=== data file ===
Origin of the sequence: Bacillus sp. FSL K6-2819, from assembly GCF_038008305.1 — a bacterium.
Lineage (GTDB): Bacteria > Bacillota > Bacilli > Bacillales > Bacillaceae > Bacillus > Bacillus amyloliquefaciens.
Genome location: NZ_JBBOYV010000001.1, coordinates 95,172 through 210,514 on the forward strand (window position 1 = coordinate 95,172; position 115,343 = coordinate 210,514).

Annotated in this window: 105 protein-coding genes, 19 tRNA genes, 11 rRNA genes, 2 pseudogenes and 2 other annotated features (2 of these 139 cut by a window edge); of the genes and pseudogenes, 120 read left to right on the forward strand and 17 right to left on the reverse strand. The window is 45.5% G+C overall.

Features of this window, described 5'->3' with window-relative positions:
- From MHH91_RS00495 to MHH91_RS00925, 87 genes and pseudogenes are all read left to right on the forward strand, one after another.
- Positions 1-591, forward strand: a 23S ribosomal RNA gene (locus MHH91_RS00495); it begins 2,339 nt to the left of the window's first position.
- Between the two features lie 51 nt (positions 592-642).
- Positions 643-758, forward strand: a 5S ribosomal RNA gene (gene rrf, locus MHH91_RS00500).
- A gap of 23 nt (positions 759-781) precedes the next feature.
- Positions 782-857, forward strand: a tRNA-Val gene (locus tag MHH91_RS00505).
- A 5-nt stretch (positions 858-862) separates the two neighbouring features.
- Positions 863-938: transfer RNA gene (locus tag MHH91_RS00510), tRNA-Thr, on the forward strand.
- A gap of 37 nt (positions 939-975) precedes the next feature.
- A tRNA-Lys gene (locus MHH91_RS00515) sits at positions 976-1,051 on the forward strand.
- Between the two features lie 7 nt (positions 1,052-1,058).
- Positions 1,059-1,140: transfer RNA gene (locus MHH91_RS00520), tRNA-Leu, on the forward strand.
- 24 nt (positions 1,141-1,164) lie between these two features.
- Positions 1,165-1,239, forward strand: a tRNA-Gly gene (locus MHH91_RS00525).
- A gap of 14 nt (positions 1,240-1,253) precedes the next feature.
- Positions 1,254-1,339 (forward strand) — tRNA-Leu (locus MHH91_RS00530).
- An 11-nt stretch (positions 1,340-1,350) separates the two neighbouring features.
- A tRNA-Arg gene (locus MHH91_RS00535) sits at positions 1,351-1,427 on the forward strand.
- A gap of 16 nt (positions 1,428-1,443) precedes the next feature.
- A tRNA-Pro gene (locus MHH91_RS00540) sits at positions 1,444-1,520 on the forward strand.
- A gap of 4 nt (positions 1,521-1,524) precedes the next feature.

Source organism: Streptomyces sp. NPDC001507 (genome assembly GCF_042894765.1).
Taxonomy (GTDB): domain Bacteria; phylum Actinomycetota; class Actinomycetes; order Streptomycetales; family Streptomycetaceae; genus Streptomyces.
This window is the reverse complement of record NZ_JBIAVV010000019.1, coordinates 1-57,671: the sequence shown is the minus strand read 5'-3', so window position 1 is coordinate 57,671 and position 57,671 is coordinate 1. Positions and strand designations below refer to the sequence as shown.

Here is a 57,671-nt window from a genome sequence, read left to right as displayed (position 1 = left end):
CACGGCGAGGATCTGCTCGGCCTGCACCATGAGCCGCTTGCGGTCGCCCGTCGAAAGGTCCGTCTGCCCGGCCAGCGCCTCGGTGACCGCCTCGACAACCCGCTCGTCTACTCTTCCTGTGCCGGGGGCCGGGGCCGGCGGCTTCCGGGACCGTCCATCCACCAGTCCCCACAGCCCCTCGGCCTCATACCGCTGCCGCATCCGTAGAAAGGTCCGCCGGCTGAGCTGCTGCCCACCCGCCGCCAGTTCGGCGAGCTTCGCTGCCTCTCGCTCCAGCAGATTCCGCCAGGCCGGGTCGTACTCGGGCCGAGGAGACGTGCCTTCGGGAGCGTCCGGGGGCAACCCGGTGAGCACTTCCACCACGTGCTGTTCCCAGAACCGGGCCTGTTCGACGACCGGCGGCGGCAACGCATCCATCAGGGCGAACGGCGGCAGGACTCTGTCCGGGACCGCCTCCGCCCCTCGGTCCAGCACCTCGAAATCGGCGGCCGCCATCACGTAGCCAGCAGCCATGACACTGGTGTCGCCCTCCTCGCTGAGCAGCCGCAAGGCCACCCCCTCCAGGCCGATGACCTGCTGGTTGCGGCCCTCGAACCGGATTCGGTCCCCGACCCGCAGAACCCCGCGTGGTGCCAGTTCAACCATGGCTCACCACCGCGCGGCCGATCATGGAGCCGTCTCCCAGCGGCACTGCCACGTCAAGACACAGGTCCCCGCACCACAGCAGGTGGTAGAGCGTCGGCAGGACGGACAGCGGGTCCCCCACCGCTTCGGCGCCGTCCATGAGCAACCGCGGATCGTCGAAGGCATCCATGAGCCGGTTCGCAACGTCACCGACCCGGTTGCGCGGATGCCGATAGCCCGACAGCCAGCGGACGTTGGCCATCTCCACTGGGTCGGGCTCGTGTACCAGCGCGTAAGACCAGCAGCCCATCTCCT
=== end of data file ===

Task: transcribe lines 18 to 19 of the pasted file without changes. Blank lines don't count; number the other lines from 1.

- 24 nt (positions 1,141-1,164) lie between these two features.
- Positions 1,165-1,239, forward strand: a tRNA-Gly gene (locus MHH91_RS00525).